1. Frustrated Homeowner

    Dear author, you identify as a dog mom and a life coach, but your post is just complaning about complaints. Quite ironic.

    You mention your own anxiety as a result of another person's dog barking, but you cannot seem to empathize with the person that voiced their concerns to you. Is it so hard for you to imagine that they, too, felt like a prisoner in their own home? Afterall, it takes time and effort to confront you. If they weren't disturbed, they wouldn't have bothered you in the first place.

    We get it – it is not convenient for dog owners to do something about their dogs' barking or bad habits. But that doesn't mean that it isn't inconviencing others that chose not to own a dog, much less an untrained one.

    To all the dog owners out there with untrained dogs, please take responsibility for your choices. Dogs are living creatures and should not be treated like a toy.

  2. You truly have no idea, do you?

    Dogs only bark if they’re allowed to bark, as in their owner does not correct the behavior. If that’s not what you believe then you’re being willfully ignorant of the facts. What’s ridiculous is that you don’t understand what you’re talking about, and then say others are intolerant because they don’t want to be barked at for hours.

    Put simply, YOU are the problem and part of the reason people are starting to turn against dog owners as a whole.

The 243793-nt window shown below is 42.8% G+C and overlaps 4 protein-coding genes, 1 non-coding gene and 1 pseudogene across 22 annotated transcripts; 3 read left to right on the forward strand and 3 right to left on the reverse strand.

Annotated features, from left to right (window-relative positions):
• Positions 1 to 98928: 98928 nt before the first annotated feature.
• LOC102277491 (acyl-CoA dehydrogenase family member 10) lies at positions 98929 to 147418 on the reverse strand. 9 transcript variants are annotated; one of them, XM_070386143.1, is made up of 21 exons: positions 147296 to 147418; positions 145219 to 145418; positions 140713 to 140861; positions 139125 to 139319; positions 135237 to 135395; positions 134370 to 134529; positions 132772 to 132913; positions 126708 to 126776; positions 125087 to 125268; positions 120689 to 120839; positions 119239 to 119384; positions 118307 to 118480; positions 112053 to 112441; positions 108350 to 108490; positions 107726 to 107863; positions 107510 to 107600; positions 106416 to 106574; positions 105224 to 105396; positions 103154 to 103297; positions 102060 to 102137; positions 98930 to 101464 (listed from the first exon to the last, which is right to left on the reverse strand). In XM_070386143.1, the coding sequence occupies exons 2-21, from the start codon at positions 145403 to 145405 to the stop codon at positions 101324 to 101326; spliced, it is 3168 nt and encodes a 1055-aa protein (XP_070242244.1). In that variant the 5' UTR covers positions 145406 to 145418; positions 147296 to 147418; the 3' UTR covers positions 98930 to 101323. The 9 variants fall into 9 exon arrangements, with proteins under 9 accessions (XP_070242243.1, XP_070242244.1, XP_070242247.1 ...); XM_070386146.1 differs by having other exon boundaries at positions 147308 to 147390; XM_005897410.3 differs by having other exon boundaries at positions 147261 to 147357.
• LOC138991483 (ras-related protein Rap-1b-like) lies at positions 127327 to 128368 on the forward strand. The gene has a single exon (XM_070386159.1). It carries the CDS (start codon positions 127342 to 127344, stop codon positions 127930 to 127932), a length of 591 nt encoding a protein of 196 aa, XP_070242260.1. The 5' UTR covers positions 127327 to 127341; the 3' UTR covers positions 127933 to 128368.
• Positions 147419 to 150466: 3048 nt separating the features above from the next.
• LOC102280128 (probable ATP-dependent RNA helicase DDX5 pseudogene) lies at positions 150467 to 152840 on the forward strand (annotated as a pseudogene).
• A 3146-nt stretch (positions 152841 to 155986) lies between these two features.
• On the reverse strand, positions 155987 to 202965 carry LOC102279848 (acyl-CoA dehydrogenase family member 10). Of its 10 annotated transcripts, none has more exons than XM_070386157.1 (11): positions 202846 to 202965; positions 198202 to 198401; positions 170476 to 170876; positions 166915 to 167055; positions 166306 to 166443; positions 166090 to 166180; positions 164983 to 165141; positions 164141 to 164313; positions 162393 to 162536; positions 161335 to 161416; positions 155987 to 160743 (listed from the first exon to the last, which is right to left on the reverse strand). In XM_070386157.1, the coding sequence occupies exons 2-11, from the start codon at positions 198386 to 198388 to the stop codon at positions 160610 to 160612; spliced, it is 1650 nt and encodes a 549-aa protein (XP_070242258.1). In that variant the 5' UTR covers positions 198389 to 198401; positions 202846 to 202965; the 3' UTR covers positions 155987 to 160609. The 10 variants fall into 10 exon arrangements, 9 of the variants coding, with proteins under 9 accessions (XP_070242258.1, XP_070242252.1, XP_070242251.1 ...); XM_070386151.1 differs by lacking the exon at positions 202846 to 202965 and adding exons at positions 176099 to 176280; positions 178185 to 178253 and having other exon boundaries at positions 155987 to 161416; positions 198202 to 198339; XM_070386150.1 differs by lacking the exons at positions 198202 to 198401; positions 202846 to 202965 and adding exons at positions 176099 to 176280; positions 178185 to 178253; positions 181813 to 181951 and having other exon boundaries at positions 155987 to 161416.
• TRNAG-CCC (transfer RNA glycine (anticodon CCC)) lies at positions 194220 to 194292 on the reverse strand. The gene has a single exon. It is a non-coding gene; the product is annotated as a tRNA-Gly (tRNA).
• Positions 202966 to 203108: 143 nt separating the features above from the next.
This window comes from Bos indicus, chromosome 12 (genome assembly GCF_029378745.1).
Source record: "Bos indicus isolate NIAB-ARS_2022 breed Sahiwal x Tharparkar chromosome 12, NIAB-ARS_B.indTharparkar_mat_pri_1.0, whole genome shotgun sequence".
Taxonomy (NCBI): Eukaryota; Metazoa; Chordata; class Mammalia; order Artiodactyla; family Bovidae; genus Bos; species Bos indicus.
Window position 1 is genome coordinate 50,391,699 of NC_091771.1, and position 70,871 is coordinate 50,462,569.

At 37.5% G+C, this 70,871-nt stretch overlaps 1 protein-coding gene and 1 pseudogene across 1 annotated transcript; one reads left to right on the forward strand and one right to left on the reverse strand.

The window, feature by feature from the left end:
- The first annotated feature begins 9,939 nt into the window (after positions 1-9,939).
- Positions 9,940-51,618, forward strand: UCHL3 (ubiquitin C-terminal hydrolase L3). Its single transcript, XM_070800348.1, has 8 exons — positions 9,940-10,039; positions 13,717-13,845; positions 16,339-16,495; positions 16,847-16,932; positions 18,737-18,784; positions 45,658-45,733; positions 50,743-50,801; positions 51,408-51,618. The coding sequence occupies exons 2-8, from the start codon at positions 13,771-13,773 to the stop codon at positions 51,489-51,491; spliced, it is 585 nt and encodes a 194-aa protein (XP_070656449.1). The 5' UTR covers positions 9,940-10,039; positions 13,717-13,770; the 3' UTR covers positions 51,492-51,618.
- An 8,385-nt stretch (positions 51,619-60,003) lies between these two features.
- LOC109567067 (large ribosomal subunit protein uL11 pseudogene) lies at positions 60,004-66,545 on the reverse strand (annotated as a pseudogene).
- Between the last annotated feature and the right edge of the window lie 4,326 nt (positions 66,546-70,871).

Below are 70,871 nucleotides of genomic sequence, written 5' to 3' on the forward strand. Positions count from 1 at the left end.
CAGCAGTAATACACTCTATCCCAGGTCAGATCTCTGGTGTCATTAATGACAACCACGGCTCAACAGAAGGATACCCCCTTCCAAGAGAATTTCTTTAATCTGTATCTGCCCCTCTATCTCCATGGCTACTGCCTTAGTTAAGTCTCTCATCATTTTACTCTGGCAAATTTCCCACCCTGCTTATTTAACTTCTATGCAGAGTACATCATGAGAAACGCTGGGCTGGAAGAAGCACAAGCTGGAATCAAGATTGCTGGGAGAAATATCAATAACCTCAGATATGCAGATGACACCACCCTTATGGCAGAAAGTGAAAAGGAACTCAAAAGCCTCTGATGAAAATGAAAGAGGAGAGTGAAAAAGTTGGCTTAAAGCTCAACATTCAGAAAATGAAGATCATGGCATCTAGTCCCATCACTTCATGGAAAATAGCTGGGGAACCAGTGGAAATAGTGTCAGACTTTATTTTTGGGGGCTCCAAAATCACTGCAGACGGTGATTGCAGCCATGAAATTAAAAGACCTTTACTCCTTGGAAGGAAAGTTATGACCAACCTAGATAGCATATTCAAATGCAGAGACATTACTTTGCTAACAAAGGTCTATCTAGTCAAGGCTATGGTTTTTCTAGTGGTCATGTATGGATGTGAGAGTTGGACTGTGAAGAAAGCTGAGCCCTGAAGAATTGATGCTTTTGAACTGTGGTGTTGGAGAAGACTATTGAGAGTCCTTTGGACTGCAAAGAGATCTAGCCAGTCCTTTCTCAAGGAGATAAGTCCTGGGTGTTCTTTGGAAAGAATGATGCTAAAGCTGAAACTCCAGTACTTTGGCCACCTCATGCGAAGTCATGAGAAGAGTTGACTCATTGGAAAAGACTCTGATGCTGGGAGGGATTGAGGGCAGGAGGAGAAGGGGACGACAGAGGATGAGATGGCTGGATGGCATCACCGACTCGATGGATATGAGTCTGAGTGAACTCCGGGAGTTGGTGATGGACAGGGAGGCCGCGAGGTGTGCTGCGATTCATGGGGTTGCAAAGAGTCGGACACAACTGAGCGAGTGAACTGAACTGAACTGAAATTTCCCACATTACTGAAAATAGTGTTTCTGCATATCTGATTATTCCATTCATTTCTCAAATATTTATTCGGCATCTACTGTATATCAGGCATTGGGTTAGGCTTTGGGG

3. What is wrong with you people? Dogs bark. They have always barked in neighborhoods. It’s part of the American dream. Bad neighbors are the ones who are completely intolerant and inflexible. You have no right to total quiet all the time. If you need total quiet move to the country. Dogs are animals. They bark. Get over it. This is ridiculous.

    1. As a dog owner I completely agree with the author. There are some neighbors who are just unhappy and not good people no matter what. I have a dog who only barks a few seconds if someone runs noisily across the corridor and I'm at home all day and a neighbor who has a problem with me for 2 years now has made complaints to animal services twice for excessive barking. He rarely barks. Smh.

  4. I agree, barking dog owners are the worst. And they always seem to feel more sorry for themselves than anyone else, including their dogs, in these situations. Totally self-centered and egotistic. Please, just don’t even get the dogs. They can’t really enjoy being owned by someone like you anyways. Pet rocks are probably more your speed.

  5. If you are allowing your dog to disturb the neighborhood, you are a sociopath and deserve the full weight of the law.

    Barking dog owners are low life’s, who choose to violate the peace and sanctity of other people’s homes.

    They choose to affect people’s ability to rest for work. Children’s ability to rest and study. You’ll even get a barking dog owner willingly allow their dog to prevent a baby from sleeping.

    Barking dog owners are a plague in society, and deserve to be dealt with and regarded as a disease.